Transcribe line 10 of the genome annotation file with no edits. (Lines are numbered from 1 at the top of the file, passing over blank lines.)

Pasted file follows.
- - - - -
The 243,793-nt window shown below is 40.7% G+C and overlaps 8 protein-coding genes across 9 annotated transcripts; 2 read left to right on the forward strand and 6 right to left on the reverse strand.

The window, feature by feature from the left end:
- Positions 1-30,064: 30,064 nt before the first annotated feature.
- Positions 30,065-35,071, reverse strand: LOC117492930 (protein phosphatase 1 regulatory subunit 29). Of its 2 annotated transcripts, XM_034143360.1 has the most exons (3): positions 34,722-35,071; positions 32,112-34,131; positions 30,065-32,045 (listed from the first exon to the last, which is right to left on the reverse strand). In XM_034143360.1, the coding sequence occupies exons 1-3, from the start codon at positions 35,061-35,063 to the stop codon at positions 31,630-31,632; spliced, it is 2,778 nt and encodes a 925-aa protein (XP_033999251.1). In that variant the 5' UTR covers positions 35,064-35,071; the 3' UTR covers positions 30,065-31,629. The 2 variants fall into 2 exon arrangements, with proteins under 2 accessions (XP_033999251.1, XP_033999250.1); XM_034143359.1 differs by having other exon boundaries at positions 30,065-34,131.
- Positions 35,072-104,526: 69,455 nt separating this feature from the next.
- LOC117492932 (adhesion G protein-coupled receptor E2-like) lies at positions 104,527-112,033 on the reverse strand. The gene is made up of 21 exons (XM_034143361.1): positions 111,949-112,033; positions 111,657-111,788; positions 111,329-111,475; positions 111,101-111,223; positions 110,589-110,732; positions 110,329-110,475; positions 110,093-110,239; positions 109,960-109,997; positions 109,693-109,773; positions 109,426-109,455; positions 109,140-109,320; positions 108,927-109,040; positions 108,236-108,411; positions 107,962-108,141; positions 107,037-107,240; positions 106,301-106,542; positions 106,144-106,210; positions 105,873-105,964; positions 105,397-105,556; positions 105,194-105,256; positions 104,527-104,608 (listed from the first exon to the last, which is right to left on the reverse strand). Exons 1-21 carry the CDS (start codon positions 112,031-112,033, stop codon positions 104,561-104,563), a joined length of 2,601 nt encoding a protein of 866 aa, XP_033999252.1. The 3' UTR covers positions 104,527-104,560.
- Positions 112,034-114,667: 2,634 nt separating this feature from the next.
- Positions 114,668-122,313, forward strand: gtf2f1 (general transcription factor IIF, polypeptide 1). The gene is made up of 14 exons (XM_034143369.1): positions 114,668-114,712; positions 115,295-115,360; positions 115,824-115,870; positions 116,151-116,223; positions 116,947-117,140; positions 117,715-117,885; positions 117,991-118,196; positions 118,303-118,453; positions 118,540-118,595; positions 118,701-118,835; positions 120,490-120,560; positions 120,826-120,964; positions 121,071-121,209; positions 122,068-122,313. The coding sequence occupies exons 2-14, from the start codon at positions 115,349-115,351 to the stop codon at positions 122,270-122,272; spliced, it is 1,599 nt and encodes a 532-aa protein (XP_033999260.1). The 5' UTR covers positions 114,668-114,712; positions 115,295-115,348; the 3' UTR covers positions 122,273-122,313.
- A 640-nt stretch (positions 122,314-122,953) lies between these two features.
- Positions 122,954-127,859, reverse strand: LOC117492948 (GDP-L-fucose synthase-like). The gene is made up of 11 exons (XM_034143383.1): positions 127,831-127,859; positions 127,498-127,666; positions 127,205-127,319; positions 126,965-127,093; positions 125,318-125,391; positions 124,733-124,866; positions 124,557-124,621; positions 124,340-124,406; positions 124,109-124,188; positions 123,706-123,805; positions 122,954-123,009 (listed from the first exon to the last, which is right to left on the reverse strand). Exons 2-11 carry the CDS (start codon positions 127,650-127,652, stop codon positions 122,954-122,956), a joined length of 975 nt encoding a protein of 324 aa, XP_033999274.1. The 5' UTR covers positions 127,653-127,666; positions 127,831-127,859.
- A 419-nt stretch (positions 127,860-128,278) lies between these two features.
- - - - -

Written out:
- Positions 122,954-127,859, reverse strand: LOC117492948 (GDP-L-fucose synthase-like). The gene is made up of 11 exons (XM_034143383.1): positions 127,831-127,859; positions 127,498-127,666; positions 127,205-127,319; positions 126,965-127,093; positions 125,318-125,391; positions 124,733-124,866; positions 124,557-124,621; positions 124,340-124,406; positions 124,109-124,188; positions 123,706-123,805; positions 122,954-123,009 (listed from the first exon to the last, which is right to left on the reverse strand). Exons 2-11 carry the CDS (start codon positions 127,650-127,652, stop codon positions 122,954-122,956), a joined length of 975 nt encoding a protein of 324 aa, XP_033999274.1. The 5' UTR covers positions 127,653-127,666; positions 127,831-127,859.